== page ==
• Long-term therapy is recommended in patients who are symptomatic and in those who underwent revascularization

First-Line Agents


  • Safe and effective antiplatelet drug which may decrease the risk of progression to arterial occlusion in patients with lower extremity PAD


  • Safe and effective alternative to Aspirin to decrease the risk of MI, stroke, or vascular death in patients with symptomatic lower extremity PAD

Combination Therapy

  • Combination of Aspirin and Clopidogrel may be considered in patients with symptomatic atherosclerotic lower extremity PAD who are not at increased risk of bleeding and who are at high perceived cardiovascular risk
  • Aspirin and Clopidogrel may be given to patients with symptomatic PAD following lower extremity revascularization to decrease the risk of limb-related events, eg below-the-knee bypass with a prosthetic graft 
    • Consider giving therapy for at least 1 month following implantation of an infra-inguinal stent

Second-Line Agent 


  • Has been shown to be more effective than placebo in reducing the risk of fatal or non-fatal MI or stroke in patients with PAD
  • May also reduce the severity of claudication and need for vascular surgery
  • Risk of adverse effects (eg thrombocytopenia, neutropenia and thrombocytopenic purpura) limits its use

1Many ACE inhibitors are available. Specific prescribing information may be found in the latest MIMS. See Heart Failure - Chronic, Hypertension and Myocardial Infarction with ST-Segment Elevation Disease Management Charts for specific dosing recommendations.


  • Patients with IC are managed with cardiovascular preventive strategies (including therapy with statins and antiplatelet agents) and supervised exercise training 
    • If quality of life is severely affected, revascularization can be suggested together with exercise
  • Medical therapy should only be considered as adjunctive therapy for patients in whom:
    • Invasive therapy is not indicated
    • Those who cannot or refuse to follow exercise therapy
    • Patients who have not benefited sufficiently from exercise therapy
  • Agents to improve claudication have only modest clinical benefit, but even a small increase in claudication walking distance may allow activities that were previously impossible


  • Activates adenylyl cyclase and increases cyclic adenosine monophosphate (AMP) resulting to vasodilation and inhibition of thromboxane A2 formation in platelets and endothelial cells
  • Has been shown to increase the pain-free walking distance in patients with intermittent claudication (IC)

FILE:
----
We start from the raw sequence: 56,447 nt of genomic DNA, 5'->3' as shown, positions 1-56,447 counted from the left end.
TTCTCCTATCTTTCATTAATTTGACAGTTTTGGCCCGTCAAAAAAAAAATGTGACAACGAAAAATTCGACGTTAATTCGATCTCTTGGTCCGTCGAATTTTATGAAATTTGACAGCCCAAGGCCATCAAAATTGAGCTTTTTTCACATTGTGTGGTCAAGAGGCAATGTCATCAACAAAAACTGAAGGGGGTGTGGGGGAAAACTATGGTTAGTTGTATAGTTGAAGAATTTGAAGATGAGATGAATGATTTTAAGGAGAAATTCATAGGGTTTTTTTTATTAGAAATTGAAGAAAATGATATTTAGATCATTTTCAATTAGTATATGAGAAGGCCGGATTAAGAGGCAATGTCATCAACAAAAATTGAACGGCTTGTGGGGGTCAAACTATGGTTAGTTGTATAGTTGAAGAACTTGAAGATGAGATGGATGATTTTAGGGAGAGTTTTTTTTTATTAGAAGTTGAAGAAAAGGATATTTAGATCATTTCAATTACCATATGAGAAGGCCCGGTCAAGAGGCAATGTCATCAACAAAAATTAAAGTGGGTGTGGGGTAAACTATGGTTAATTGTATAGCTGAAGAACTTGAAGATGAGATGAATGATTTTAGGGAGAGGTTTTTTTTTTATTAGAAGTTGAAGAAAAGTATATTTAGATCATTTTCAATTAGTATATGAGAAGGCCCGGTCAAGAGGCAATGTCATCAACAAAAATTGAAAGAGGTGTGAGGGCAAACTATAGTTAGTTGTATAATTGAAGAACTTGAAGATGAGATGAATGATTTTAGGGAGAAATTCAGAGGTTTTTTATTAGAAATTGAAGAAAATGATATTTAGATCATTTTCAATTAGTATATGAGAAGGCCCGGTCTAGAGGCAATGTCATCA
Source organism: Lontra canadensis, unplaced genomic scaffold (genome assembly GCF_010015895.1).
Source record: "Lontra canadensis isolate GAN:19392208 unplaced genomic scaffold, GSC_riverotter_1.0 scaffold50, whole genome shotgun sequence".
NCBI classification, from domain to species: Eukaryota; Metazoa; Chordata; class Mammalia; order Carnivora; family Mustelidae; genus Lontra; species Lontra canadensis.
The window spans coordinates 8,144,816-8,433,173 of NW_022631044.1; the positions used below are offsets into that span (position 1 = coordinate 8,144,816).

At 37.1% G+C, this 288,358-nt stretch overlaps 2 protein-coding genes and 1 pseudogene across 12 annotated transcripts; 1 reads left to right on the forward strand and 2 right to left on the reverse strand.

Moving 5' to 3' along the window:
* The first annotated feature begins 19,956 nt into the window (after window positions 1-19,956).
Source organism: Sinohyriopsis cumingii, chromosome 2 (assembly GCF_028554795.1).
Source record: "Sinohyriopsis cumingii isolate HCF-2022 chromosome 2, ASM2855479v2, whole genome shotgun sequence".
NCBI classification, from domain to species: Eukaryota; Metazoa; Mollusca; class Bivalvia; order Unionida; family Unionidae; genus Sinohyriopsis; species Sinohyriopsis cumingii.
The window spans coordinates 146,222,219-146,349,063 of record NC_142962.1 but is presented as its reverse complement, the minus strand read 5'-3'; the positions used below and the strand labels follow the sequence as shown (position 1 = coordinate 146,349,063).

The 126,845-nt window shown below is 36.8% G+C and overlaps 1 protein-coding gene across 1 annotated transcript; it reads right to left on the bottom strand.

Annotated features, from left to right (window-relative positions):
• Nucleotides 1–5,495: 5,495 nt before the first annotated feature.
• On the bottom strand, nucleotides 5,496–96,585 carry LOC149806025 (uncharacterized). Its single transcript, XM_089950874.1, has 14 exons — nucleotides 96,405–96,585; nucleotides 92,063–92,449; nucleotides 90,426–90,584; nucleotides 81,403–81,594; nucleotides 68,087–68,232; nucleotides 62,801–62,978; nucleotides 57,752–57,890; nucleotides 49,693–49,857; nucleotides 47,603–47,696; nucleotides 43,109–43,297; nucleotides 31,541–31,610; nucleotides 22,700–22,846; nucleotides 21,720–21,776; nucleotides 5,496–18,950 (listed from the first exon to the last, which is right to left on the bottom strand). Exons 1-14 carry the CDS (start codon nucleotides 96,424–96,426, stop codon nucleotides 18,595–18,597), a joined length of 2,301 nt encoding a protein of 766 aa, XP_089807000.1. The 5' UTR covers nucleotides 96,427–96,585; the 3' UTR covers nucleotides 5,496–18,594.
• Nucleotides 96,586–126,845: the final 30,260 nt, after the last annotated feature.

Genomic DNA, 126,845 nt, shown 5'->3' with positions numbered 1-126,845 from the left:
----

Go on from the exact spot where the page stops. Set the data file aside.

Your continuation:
• Inhibits phosphodiesterase type III, suppresses platelet aggregation, activates lipoprotein lipase, and causes arterial dilation
  • Has been shown to improve pain-free and maximal treadmill walking distance compared to placebo
  • Should be considered in all patients with lower extremity PAD, intermittent claudication, and functional disability in the absence of heart failure


  • A 5-hydroxytryptamine type 2 antagonist that may improve aerobic metabolism in oxygen (O2)-depleted tissues and may possibly reduce erythrocyte and platelet aggregation
  • Has been shown to be more effective than placebo in improving walking distance and may improve quality of life


  • Alternative to Cilostazol to improve walking distance
  • Decreases blood and plasma viscosity, increases erythrocyte and leukocyte deformability, inhibits neutrophil adhesion and activation, lowers fibrinogen levels, and decreases platelet aggregation
  • Causes moderate improvement in walking distance compared to placebo
  • Data on clinical efficacy is limited compared to other agents

Limb Ischemia

Chronic Limb-Threatening Ischemia (CLTI)

  • Pain control and systemic antibiotic therapy may be given to patients with cellulitis or spreading infection 
  • Consider administration of parental Alprostadil (PGE-1) or Iloprost for 7-28 days to reduce ischemic pain and facilitate healing of ulcer in patients with CLTI
    • May consider intermittent pneumatic compression (arterial pump) devices to improve wound healing and/or relieve severe ischemic rest pain
  • Revascularization is the optimal treatment to minimize tissue loss; evaluation for revascularization should be done prior to amputation in patients with CLTI
    • In patients with gangrene or nonhealing wounds, endovascular procedures are recommended to create in-line blood flow to the foot 
  • Based on some studies on Iloprost, Prostacyclin analogs may reduce the risk of amputation in patients in whom revascularization is not possible

Acute Limb Ischemia (ALI)

  • Management of ALI in a viable limb includes anticoagulation (unless contraindicated) and revascularization; in a nonsalvageable limb, primary amputation is performed
    • Revascularization is performed urgently if viable limb has neurological deficit or done within hours following initial imaging if viable limb has no neurological deficit
  • Goal of therapy is prevention of thrombus formation and worsening ischemia by anticoagulation with IV unfractionated Heparin and analgesics
  • Thrombolytic agents that may be used are Urokinase, Streptokinase, Alteplase, Reteplase and Tenecteplase  
  • Local intra-arterial, catheter-directed infusion of thrombolytic agents has been shown to be effective as initial therapy
    • Indicated for patients with ALI of <14 days' duration and can also be considered if duration of ALI is >14 days
  • Intra-arterial thrombolytic agents for ALI have been shown to be reasonably effective and comparable to surgery
    • It offers a low-risk alternative to open surgery in complicated patients with severe comorbidites
  • Catheter-based thrombolysis includes localized arterial infusion of thrombolytic agents and/or use of mechanical thrombectomy devices to fragment and remove the clot
  • Other endovascular techniques which are alternative nonsurgical modalities for ALI treatment without the use of thrombolytic agents include percutaneous aspiration thrombectomy (PAT) and percutaneous mechanical thrombectomy (PMT)